The story of ISIS's spread -- and its influence -- is one that begins in Syria, where the group has been waging a brutal insurgency against the regime of Bashar al-Assad and, increasingly, other more moderate and secular rebel groups. The map above depicts the areas of Syria under its control. The group's influence is bounded by the Free Syrian Army in the west, the Kurds in the north, and pockets of government influence.  Who is the ISIS/ISIL?

 

Tags: Syria, Iraq, MiddleEast, conflict, political, geopolitics.


Via Seth Dixon
more...
Eli Levine's curator insight, June 12, 9:18 PM

These folks are no good.

 

They're as dangerous, mean-spirited, and delusional as the conservatives of our own society.

 

Motivated by religious fervor (doesn't matter which one it is), and an authoritarian desire to impose their vision of how a perfect society ought to be, these people ought to be put into mental health clinics and given actual treatment for being dangers to themselves and dangers to others.

 

We, the United States, cannot, and should not, do anything to stop ISIS initially.  We should let them take over, let their brutality lead to popular insurgency against them.

THEN, we ask the people of the region, collectively, whether or not they want our assistance in removing ISIS from control and influence in their society.  We want them to be turning these folks in, to be reporting those who are seeking to join these conservative movements to authorities.  Then, we can advise the authorities to treat the incoming prisoner like the mentally ill and psychologically disturbed/traumatized individuals that they seem to be.

 

We need a mandate and a request from the people living in their SOCIETIES, before we can go in and fight (if we're going to do such a thing, given our current state of war weariness and spent accounts).  We should not be taking direction just from their governments, and we shouldn't read their governments' requests as the need and will of their general public.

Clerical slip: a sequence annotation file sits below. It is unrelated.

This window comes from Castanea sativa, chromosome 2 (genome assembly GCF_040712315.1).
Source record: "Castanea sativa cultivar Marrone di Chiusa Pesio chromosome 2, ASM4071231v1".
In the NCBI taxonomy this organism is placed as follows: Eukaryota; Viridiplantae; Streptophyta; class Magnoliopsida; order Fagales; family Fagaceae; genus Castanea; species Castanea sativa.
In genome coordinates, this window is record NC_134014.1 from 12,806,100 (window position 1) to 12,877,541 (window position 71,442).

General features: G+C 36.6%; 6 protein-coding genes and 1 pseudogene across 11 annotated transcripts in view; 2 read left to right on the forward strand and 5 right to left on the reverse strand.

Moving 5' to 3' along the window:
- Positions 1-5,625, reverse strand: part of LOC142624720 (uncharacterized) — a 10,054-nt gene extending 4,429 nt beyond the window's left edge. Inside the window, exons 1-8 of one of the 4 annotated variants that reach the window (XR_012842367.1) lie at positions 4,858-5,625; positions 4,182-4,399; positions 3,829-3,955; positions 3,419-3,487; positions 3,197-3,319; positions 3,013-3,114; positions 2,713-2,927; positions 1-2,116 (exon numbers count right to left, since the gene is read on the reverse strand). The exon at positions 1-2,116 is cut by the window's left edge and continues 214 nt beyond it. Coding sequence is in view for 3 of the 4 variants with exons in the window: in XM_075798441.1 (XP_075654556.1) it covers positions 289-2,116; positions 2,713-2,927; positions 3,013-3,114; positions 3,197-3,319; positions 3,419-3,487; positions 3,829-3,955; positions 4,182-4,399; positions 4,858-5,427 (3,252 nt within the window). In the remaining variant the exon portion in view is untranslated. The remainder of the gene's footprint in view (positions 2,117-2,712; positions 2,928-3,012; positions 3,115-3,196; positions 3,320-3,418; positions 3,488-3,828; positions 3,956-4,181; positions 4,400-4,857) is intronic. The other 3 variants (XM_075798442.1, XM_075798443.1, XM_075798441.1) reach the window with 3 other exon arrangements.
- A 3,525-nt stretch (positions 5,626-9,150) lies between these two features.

When fighting these kinds of conflicts, it's of the utmost importance that you maintain popular legitimacy and the mandate from the people to use force against what would otherwise be a persistent and deep-seated problem.  These conservatives can only be removed from the social scene when the public wants them to be removed AND, you must be as kind, benevolent, and effective as possible at handling the people afterward.  No impositions, no expectations; just let them lead their lives on their own, once you help them remove a tumor from their society that they want to have removed.  Nothing more.  Nothing less.

 

Think about it.

sledderwool's comment, June 13, 1:26 AM
Thats brilliant...
Rescooped by Jose Soto from Geography Education
Scoop.it!

Stunning Photos Of Earth From Above Will Change Your Outlook Of The Planet

Stunning Photos Of Earth From Above Will Change Your Outlook Of The Planet | Mr. Soto's Human Geography | Scoop.it
This daily dose of satellite photos helps you appreciate the beauty and intricacy of the things humans have constructed--as well as the devastating...

Via Seth Dixon
more...
Lola Ripollés's curator insight, June 15, 8:58 AM

Amazing.

Diane Johnson's curator insight, June 15, 11:19 AM

Great images for giving students a global perspective.

Courtney Barrowman's curator insight, June 17, 9:33 AM

unit 1

Rescooped by Jose Soto from Geography Education
Scoop.it!

Where Will The World's Water Conflicts Erupt?

Where Will The World's Water Conflicts Erupt? | Mr. Soto's Human Geography | Scoop.it

As the climate shifts, rivers will both flood and dry up more often, according to the latest report from the Intergovernmental Panel on Climate Change. Shortages are especially likely in parts of the world already strapped for water, so political scientists expect feuds will become even more intense. To track disputes worldwide, researchers at Oregon State University spent a decade building a comprehensive database of international exchanges—-both conflicts and alliances—over shared water resources. They found that countries often begin disputes belligerently but ultimately reach peaceful agreements. Says Aaron Wolf, the geographer who leads the project, “For me the really interesting part is how even Arabs and Israelis, Indians and Pakistanis, are able to resolve their differences and find a solution.”


Via Seth Dixon
more...
Ma. Caridad Benitez's curator insight, June 19, 9:44 AM

El bien más preciado.  El recurso agotable más subvalorado del planeta. 

Adilson Camacho's curator insight, June 20, 2:50 PM

Questões políticas... 

J. Mark Schwanz's curator insight, June 21, 11:01 AM

Add water to geography education curriculum? You better believe it. The crisis of the 21st century is and will be water.